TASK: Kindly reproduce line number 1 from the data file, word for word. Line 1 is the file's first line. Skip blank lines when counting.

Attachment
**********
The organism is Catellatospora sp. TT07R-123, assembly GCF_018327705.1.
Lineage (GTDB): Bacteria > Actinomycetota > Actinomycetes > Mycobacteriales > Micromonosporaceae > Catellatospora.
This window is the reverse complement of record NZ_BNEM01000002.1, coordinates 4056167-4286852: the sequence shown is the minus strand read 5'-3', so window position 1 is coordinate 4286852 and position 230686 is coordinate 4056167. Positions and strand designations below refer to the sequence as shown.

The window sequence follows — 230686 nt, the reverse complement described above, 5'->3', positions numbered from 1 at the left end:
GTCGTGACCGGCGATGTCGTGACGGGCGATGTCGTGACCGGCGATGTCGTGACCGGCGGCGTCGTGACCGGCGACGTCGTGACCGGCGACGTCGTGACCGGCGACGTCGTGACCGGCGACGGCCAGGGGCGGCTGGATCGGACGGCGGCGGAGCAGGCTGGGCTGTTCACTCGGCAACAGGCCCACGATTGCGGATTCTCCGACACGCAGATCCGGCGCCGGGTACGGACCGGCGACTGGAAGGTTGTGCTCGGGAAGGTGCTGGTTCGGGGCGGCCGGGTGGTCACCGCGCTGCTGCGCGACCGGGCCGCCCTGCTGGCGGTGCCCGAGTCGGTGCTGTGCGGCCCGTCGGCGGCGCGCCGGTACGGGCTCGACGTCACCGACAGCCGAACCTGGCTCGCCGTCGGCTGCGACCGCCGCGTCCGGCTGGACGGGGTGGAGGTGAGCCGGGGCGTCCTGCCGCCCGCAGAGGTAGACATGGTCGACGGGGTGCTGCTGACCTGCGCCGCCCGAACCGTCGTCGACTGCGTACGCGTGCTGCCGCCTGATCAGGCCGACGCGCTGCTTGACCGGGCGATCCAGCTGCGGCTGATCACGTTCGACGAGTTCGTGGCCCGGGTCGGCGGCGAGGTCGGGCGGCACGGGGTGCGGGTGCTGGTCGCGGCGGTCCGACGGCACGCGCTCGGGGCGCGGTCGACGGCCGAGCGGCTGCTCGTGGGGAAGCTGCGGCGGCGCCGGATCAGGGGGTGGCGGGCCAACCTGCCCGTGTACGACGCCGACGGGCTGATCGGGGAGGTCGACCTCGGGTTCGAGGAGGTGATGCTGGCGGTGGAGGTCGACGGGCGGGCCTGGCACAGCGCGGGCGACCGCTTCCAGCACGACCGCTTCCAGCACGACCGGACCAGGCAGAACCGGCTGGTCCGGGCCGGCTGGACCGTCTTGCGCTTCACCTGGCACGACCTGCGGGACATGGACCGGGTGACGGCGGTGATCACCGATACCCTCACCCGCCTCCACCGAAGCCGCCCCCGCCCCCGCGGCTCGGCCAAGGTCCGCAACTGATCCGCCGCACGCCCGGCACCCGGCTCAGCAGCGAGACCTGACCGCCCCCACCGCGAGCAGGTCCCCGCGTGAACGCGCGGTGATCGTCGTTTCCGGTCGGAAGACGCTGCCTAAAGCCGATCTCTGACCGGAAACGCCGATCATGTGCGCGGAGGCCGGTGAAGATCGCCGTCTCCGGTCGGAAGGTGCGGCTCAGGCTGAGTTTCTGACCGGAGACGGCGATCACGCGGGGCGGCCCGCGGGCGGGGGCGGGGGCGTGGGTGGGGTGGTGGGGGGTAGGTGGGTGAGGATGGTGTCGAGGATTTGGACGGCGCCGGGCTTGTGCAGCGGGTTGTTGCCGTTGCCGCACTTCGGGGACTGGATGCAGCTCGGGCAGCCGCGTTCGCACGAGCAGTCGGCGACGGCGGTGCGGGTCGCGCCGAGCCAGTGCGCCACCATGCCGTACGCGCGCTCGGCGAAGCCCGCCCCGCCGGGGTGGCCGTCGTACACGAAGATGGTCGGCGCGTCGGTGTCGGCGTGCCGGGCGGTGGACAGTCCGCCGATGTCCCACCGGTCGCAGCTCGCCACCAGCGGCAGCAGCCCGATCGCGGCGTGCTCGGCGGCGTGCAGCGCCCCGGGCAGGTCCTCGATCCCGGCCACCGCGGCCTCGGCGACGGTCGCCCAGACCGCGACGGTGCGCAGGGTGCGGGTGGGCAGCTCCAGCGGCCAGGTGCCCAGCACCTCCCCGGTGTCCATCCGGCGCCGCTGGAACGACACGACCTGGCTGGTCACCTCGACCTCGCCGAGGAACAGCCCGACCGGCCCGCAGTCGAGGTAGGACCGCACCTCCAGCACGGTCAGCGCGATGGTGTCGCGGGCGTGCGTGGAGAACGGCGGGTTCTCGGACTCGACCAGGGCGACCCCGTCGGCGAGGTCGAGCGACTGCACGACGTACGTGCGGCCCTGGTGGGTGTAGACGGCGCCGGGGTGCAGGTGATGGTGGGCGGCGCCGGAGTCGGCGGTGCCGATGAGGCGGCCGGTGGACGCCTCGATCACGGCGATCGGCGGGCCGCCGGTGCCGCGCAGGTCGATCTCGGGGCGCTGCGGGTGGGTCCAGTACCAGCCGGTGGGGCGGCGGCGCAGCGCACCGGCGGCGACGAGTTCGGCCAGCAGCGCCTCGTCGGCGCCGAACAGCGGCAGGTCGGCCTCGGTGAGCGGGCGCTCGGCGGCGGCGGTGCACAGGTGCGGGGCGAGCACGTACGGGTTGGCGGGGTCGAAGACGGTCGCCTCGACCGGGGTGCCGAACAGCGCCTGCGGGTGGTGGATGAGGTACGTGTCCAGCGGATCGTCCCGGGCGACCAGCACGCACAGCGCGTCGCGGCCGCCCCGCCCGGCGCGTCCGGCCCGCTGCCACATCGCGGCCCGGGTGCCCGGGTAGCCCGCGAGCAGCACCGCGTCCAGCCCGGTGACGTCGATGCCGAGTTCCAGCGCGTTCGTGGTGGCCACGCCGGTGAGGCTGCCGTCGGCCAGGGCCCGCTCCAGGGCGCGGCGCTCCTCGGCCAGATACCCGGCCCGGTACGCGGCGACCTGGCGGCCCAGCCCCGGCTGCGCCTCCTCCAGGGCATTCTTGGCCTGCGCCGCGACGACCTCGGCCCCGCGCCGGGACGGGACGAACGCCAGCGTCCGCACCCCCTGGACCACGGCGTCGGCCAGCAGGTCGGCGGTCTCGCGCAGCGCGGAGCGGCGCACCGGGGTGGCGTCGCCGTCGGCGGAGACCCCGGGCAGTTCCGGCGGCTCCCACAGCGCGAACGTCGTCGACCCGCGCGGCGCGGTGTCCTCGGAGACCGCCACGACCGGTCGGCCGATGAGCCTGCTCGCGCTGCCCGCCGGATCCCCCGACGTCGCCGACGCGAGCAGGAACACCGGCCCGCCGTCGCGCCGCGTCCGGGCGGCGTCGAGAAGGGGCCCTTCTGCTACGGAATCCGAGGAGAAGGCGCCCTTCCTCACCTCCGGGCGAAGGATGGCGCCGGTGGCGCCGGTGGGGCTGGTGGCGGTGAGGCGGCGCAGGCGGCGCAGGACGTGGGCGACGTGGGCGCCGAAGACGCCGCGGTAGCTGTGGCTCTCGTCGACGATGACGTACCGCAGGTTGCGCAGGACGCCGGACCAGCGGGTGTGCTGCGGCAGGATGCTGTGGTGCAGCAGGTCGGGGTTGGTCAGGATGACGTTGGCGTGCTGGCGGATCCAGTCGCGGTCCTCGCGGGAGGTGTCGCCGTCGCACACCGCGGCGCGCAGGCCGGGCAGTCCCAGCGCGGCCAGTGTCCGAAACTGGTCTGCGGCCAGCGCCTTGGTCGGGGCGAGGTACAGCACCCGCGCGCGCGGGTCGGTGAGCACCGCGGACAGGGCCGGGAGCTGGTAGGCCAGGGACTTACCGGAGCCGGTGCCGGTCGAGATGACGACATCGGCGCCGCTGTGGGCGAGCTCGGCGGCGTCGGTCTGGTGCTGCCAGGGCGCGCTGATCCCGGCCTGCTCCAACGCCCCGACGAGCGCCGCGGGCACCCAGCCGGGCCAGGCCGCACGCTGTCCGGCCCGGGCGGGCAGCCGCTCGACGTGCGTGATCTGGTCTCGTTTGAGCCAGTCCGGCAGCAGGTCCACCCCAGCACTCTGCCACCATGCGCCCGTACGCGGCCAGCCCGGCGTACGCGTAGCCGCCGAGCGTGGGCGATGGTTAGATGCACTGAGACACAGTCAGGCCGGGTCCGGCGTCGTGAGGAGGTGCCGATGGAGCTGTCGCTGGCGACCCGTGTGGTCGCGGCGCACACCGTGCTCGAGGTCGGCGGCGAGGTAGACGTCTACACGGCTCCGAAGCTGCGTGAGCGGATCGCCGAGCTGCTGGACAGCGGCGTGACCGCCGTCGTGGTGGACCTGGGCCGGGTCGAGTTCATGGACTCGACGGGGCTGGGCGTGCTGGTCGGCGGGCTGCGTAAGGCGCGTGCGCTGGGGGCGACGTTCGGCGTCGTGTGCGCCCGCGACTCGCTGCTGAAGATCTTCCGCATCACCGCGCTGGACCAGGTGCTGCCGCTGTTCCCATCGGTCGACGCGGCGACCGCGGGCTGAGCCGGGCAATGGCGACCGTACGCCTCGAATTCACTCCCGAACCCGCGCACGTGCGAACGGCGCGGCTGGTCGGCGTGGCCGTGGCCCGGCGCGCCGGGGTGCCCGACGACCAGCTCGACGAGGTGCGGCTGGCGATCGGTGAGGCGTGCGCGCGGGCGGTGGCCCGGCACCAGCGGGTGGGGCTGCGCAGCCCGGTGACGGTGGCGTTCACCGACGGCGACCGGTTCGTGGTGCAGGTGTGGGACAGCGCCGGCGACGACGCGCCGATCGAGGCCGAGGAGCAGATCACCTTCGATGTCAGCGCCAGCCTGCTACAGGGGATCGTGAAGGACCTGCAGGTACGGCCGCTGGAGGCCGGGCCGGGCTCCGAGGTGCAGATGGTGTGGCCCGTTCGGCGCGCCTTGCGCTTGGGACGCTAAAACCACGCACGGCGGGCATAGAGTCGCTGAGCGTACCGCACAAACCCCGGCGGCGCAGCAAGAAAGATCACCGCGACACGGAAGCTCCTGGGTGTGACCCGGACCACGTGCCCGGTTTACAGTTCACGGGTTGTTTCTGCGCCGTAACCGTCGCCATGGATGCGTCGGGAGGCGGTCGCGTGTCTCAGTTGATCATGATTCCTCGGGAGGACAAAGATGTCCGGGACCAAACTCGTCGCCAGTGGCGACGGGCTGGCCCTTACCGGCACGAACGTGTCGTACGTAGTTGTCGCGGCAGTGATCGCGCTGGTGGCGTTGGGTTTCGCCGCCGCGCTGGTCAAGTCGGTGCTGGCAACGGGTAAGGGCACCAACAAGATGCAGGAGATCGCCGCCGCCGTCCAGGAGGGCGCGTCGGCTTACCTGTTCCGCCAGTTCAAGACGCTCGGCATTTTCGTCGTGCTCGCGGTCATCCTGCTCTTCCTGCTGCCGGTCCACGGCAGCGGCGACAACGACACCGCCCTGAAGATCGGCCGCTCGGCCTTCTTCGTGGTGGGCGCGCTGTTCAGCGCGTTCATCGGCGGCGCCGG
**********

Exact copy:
The organism is Catellatospora sp. TT07R-123, assembly GCF_018327705.1.